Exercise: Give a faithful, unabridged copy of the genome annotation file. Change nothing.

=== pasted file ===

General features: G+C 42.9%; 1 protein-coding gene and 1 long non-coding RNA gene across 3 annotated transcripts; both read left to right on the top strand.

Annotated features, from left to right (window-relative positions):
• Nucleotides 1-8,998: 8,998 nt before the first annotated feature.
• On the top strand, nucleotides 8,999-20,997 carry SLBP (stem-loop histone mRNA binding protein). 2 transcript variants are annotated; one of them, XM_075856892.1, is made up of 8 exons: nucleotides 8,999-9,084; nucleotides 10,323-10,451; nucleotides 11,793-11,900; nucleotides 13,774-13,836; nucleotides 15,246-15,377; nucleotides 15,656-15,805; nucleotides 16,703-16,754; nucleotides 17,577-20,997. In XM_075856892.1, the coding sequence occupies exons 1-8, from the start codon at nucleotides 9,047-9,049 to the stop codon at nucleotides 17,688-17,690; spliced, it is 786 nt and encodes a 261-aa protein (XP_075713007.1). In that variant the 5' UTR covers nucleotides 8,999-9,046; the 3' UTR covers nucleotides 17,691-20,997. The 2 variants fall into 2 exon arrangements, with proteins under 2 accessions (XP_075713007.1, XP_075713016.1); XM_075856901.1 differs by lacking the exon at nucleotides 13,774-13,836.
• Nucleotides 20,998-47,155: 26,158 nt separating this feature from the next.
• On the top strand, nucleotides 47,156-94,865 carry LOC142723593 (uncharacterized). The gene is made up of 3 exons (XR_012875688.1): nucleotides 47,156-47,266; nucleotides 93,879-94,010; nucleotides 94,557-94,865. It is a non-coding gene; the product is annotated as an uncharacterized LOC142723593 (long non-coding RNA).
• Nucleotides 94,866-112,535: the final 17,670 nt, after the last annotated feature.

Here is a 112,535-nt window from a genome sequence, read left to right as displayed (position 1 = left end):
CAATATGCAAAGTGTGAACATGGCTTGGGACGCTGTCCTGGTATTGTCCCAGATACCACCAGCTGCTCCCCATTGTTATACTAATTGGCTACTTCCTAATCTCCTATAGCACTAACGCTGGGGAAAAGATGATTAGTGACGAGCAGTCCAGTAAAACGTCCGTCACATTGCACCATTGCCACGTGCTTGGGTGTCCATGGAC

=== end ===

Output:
General features: G+C 42.9%; 1 protein-coding gene and 1 long non-coding RNA gene across 3 annotated transcripts; both read left to right on the top strand.

Annotated features, from left to right (window-relative positions):
• Nucleotides 1-8,998: 8,998 nt before the first annotated feature.
• On the top strand, nucleotides 8,999-20,997 carry SLBP (stem-loop histone mRNA binding protein). 2 transcript variants are annotated; one of them, XM_075856892.1, is made up of 8 exons: nucleotides 8,999-9,084; nucleotides 10,323-10,451; nucleotides 11,793-11,900; nucleotides 13,774-13,836; nucleotides 15,246-15,377; nucleotides 15,656-15,805; nucleotides 16,703-16,754; nucleotides 17,577-20,997. In XM_075856892.1, the coding sequence occupies exons 1-8, from the start codon at nucleotides 9,047-9,049 to the stop codon at nucleotides 17,688-17,690; spliced, it is 786 nt and encodes a 261-aa protein (XP_075713007.1). In that variant the 5' UTR covers nucleotides 8,999-9,046; the 3' UTR covers nucleotides 17,691-20,997. The 2 variants fall into 2 exon arrangements, with proteins under 2 accessions (XP_075713007.1, XP_075713016.1); XM_075856901.1 differs by lacking the exon at nucleotides 13,774-13,836.
• Nucleotides 20,998-47,155: 26,158 nt separating this feature from the next.
• On the top strand, nucleotides 47,156-94,865 carry LOC142723593 (uncharacterized). The gene is made up of 3 exons (XR_012875688.1): nucleotides 47,156-47,266; nucleotides 93,879-94,010; nucleotides 94,557-94,865. It is a non-coding gene; the product is annotated as an uncharacterized LOC142723593 (long non-coding RNA).
• Nucleotides 94,866-112,535: the final 17,670 nt, after the last annotated feature.

Here is a 112,535-nt window from a genome sequence, read left to right as displayed (position 1 = left end):
CAATATGCAAAGTGTGAACATGGCTTGGGACGCTGTCCTGGTATTGTCCCAGATACCACCAGCTGCTCCCCATTGTTATACTAATTGGCTACTTCCTAATCTCCTATAGCACTAACGCTGGGGAAAAGATGATTAGTGACGAGCAGTCCAGTAAAACGTCCGTCACATTGCACCATTGCCACGTGCTTGGGTGTCCATGGAC